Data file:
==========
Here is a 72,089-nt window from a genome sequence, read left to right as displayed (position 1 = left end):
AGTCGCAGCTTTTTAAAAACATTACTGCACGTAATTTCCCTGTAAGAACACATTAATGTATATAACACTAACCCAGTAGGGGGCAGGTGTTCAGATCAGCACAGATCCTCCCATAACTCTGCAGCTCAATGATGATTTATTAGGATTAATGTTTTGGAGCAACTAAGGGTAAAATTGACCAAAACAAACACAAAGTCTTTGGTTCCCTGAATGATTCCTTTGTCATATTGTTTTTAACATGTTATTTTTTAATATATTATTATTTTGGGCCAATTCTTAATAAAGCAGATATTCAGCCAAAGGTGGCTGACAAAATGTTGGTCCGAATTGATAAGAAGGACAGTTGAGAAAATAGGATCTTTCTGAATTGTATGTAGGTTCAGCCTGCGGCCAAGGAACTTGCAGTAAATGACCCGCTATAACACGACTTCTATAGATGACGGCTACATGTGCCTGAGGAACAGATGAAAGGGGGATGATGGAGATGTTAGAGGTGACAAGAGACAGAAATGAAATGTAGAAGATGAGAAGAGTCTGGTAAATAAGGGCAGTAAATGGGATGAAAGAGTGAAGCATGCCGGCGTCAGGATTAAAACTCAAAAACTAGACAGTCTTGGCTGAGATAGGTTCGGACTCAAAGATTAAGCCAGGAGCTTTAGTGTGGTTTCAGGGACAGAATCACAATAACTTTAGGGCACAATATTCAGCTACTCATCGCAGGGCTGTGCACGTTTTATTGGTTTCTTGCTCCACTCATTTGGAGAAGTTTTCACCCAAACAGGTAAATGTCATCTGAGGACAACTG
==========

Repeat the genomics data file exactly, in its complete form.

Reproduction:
Here is a 72,089-nt window from a genome sequence, read left to right as displayed (position 1 = left end):
AGTCGCAGCTTTTTAAAAACATTACTGCACGTAATTTCCCTGTAAGAACACATTAATGTATATAACACTAACCCAGTAGGGGGCAGGTGTTCAGATCAGCACAGATCCTCCCATAACTCTGCAGCTCAATGATGATTTATTAGGATTAATGTTTTGGAGCAACTAAGGGTAAAATTGACCAAAACAAACACAAAGTCTTTGGTTCCCTGAATGATTCCTTTGTCATATTGTTTTTAACATGTTATTTTTTAATATATTATTATTTTGGGCCAATTCTTAATAAAGCAGATATTCAGCCAAAGGTGGCTGACAAAATGTTGGTCCGAATTGATAAGAAGGACAGTTGAGAAAATAGGATCTTTCTGAATTGTATGTAGGTTCAGCCTGCGGCCAAGGAACTTGCAGTAAATGACCCGCTATAACACGACTTCTATAGATGACGGCTACATGTGCCTGAGGAACAGATGAAAGGGGGATGATGGAGATGTTAGAGGTGACAAGAGACAGAAATGAAATGTAGAAGATGAGAAGAGTCTGGTAAATAAGGGCAGTAAATGGGATGAAAGAGTGAAGCATGCCGGCGTCAGGATTAAAACTCAAAAACTAGACAGTCTTGGCTGAGATAGGTTCGGACTCAAAGATTAAGCCAGGAGCTTTAGTGTGGTTTCAGGGACAGAATCACAATAACTTTAGGGCACAATATTCAGCTACTCATCGCAGGGCTGTGCACGTTTTATTGGTTTCTTGCTCCACTCATTTGGAGAAGTTTTCACCCAAACAGGTAAATGTCATCTGAGGACAACTG